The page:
To attack the problem of mud and moisture in the camp, they replaced the stairs at the front door with a diamond-grate metal ramp, installed a high-absorption rubberized floor and made sure the windows provided good cross ventilation. For more privacy, the windows were positioned high and fitted with internal shutters. Students also crafted a window seat that doubles as a child’s bed, and added plenty of storage throughout the structure. Finally, they designed The Nest so a trailer could be backed underneath it for easy transportation.
Quality, says Sarah Smith, is what sets Sawhorse apart: “Most of the tiny house movement for the homeless just doesn’t have the coolest design. It’s just this pump them out attitude. … From the Sawhorse standpoint, that is pretty frustrating. The things that are associated with good design aren’t associated with low income housing, and that’s what’s revolutionary about Sawhorse. We consistently embody quality. People say we have high school labor, and I say yeah, but they are led by some of the best craftsmen in Seattle.”
Through close work with Nickelsville and long conversations with Morrow, Smith and Stanovsky started to gain a deeper understanding of the issues facing homeless encampments. “Expenses day to day are the biggest threat,” says Stanovsky. “Shelters are good, but they need to cut bills.”
Recent figures show that Nickelsville owes almost $12,000 on their outhouses — Honey Bucket has continued service despite the debt — and around $6000 for trash pick up, which has been discontinued.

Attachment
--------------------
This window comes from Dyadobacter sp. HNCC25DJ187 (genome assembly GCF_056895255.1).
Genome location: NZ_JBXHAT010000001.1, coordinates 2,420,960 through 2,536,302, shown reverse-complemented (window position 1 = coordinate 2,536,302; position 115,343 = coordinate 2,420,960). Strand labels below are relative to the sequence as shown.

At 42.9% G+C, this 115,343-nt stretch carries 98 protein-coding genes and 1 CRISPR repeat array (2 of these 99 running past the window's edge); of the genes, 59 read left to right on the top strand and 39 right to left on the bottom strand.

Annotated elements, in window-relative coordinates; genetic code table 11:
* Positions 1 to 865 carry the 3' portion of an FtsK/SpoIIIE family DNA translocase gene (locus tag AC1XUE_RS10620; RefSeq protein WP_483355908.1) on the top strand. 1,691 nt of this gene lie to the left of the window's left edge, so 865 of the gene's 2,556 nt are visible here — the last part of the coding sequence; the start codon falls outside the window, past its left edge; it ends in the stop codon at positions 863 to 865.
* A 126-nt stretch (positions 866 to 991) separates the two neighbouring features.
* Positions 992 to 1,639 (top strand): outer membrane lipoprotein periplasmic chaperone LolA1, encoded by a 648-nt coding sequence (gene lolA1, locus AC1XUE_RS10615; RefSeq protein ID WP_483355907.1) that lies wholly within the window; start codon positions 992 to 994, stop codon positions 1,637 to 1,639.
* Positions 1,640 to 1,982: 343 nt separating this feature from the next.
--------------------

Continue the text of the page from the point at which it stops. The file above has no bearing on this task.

Sawhorse has put the student’s creativity to work to develop a plan they call the Impossible City, an “overlay” of six total projects they hope to implement in Nickelsville over the next two years. They will investigate more moveable home designs, looking into the kinds of canvas covered structures and collapsible homes often used in refugee camps. But more importantly, they hope to take a bite out of bills.
On the checklist for Impossible City are composting latrines, which would offer the largest financial benefits, and solar panels to run LED lighting, charge devices and heat water, therefore trimming the gas bill for generators. A covered kitchen and eating area would provide a communal center for the camp. If all these steps are taken, it could change the face of Nickelsville, making it far more sustainable and comfortable.
Meanwhile, Sawhorse is growing quickly as an organization. What started as a low-to-no-budget summer camp has turned into a full-fledged non-profit angling for a nearly $200,000 budget in 2015, up from $97,000 in 2013. Most significantly, Sawhorse has stitched together a network of allies that may lead to the construction of a new transitional village and open the door for more permanent micro housing.
The Low Income Housing Institute (LIHI) is in preliminary talks with the Lutheran Church of the Good Shepherd, Sawhorse and other organizations to build 16 transitional homes on a vacant lot at 22nd Avenue and East Union Street. Melinda Nichols, the president of the board for LIHI and a carpenter by trade, met the people from Sawhorse through their work at Nickelsville.
“They are a wonderful organization,” says Nichols. “They want to integrate with the community and find out what the homeless needs are… . It’s been an innovative and fun process. They have so much enthusiasm and commitment. They are so open and democratic and respectful of everyone they work with.”
Through its work with Nickelsville, Sawhorse may well have found its organizational sweet spot. The place where its core mission meets — and solves — a pressing community need.